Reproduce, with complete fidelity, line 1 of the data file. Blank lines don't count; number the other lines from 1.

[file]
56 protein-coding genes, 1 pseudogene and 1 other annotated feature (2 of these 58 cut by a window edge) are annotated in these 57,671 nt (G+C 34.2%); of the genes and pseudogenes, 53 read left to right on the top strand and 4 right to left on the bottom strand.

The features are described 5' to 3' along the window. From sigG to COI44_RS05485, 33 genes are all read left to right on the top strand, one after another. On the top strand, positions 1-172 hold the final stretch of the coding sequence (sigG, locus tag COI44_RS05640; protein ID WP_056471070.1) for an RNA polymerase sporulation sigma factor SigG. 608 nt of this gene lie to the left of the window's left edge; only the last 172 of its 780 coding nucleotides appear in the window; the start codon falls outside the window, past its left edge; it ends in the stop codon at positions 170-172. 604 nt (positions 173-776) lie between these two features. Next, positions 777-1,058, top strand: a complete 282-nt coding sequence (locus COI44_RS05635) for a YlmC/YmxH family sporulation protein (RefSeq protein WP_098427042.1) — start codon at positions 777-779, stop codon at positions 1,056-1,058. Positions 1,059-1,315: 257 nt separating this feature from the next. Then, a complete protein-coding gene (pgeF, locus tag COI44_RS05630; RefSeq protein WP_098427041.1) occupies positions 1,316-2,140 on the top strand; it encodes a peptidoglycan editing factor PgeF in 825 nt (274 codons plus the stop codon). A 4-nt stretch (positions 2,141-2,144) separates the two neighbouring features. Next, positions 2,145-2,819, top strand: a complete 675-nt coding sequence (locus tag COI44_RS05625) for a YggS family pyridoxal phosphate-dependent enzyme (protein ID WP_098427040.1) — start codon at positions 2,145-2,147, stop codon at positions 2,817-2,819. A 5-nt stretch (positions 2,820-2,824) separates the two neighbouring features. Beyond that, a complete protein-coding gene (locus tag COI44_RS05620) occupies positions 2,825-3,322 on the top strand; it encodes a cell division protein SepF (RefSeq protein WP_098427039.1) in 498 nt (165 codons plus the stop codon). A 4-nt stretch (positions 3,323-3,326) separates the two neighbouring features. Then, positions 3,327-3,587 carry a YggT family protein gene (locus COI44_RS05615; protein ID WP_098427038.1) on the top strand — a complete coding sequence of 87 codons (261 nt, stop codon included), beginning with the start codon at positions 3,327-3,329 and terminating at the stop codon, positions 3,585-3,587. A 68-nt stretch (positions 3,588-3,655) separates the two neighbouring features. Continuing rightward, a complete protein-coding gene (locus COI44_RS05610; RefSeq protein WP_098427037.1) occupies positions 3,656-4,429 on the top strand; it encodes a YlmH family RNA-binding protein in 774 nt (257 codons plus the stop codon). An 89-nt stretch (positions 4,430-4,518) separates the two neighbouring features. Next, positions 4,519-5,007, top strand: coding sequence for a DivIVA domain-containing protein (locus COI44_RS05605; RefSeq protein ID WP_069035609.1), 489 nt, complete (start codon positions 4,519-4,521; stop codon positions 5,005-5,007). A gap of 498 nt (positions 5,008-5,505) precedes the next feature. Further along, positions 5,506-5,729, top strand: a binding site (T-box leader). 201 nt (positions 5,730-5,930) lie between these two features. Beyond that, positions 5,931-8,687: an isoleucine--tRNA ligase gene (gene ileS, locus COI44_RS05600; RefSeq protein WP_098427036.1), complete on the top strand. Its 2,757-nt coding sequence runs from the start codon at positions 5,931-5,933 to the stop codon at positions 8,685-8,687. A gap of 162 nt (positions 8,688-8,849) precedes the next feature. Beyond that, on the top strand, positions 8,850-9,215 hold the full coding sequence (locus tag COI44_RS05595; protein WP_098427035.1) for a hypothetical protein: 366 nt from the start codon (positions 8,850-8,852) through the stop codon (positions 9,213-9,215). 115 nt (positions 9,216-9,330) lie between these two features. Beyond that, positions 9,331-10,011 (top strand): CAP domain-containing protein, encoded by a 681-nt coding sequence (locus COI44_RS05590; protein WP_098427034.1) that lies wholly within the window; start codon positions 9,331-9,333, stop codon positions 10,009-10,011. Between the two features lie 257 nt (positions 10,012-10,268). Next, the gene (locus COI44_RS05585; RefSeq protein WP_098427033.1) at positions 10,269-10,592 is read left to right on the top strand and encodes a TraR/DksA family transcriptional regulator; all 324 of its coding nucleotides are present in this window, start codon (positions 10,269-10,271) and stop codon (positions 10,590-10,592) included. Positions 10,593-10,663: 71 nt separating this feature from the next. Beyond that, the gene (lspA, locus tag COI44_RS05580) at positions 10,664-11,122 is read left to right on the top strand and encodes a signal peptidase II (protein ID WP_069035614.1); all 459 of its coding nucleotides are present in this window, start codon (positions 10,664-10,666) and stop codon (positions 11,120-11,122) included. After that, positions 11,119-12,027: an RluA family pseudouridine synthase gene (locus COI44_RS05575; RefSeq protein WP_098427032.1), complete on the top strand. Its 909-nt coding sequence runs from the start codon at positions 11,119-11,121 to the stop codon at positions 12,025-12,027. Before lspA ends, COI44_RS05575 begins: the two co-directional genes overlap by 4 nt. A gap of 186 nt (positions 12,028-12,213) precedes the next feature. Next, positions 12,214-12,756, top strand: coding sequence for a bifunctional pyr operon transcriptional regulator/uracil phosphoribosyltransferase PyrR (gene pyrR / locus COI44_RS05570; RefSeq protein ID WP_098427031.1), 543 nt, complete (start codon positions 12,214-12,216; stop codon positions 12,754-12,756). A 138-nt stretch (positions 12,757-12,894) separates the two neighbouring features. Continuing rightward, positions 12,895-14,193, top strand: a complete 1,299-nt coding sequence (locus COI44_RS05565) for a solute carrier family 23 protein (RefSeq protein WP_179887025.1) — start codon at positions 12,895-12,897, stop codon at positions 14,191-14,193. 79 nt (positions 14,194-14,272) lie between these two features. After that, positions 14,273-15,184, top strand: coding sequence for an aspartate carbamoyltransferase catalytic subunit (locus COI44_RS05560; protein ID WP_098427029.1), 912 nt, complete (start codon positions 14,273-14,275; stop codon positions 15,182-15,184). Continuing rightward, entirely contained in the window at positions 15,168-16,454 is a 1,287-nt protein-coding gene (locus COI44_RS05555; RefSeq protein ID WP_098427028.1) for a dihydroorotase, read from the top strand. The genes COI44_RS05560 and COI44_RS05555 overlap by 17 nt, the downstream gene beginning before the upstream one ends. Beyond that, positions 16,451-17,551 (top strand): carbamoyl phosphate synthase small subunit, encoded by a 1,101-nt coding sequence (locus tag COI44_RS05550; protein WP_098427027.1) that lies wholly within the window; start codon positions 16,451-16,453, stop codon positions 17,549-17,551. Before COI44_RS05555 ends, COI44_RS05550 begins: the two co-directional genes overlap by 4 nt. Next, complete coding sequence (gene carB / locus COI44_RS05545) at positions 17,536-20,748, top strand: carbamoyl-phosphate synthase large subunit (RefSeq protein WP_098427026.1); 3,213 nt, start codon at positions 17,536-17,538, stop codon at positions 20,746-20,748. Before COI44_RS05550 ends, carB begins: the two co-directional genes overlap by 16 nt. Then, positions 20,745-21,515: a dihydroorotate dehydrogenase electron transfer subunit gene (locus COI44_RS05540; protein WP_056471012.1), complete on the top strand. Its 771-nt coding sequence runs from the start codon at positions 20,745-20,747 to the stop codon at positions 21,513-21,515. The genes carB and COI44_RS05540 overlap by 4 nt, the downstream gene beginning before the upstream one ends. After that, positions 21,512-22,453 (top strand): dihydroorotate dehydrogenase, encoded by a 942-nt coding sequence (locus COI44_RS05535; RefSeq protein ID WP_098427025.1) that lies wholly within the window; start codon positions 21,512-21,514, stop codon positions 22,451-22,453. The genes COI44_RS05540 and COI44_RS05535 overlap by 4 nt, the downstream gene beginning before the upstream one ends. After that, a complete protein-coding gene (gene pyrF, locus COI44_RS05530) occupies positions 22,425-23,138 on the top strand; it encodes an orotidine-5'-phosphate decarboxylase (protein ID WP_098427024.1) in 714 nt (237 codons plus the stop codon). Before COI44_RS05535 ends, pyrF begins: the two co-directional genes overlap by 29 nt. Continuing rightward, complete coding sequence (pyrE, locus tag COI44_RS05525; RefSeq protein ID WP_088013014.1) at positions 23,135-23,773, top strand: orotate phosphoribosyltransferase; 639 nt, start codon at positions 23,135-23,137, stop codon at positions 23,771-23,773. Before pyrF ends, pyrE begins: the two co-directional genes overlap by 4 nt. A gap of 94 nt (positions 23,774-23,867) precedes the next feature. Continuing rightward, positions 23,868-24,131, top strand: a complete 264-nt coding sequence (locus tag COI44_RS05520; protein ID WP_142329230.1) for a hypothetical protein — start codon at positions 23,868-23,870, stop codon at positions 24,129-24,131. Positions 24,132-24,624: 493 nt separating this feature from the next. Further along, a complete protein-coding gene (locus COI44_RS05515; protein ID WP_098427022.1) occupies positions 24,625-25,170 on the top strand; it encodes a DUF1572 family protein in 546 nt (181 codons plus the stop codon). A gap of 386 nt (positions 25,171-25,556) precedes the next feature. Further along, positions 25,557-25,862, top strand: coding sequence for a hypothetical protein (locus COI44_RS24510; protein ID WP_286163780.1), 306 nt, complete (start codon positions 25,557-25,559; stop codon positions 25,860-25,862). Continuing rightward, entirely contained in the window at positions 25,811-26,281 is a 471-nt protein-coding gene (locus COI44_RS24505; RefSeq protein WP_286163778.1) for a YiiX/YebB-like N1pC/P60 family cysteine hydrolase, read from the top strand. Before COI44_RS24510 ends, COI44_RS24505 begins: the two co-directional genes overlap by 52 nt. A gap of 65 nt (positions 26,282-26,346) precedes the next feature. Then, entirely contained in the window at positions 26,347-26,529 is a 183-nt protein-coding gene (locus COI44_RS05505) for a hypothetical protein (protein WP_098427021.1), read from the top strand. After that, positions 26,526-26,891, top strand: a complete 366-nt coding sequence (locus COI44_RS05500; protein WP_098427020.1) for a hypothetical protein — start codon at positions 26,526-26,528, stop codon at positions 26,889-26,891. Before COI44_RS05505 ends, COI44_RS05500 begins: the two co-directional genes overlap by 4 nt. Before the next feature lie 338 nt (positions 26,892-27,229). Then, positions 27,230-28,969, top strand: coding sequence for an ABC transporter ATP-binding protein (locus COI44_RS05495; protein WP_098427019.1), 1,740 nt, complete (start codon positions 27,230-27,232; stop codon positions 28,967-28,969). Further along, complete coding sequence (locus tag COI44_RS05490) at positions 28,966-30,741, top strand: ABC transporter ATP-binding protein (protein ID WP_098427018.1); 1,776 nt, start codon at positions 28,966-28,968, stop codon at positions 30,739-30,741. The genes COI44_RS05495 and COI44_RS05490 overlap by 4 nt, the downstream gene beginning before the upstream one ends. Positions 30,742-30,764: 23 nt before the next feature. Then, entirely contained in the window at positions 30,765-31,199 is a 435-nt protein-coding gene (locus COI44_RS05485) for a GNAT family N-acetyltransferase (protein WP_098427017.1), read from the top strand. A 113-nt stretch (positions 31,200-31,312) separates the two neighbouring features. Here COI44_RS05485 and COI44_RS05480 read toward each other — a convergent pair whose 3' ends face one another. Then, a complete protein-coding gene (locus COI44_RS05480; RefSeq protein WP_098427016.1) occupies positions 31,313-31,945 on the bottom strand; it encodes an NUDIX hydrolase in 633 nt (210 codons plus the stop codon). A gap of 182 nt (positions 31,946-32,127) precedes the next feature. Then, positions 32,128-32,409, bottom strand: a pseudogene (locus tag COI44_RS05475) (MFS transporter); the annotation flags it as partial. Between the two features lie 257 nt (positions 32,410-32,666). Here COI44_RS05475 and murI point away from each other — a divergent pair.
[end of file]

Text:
56 protein-coding genes, 1 pseudogene and 1 other annotated feature (2 of these 58 cut by a window edge) are annotated in these 57,671 nt (G+C 34.2%); of the genes and pseudogenes, 53 read left to right on the top strand and 4 right to left on the bottom strand.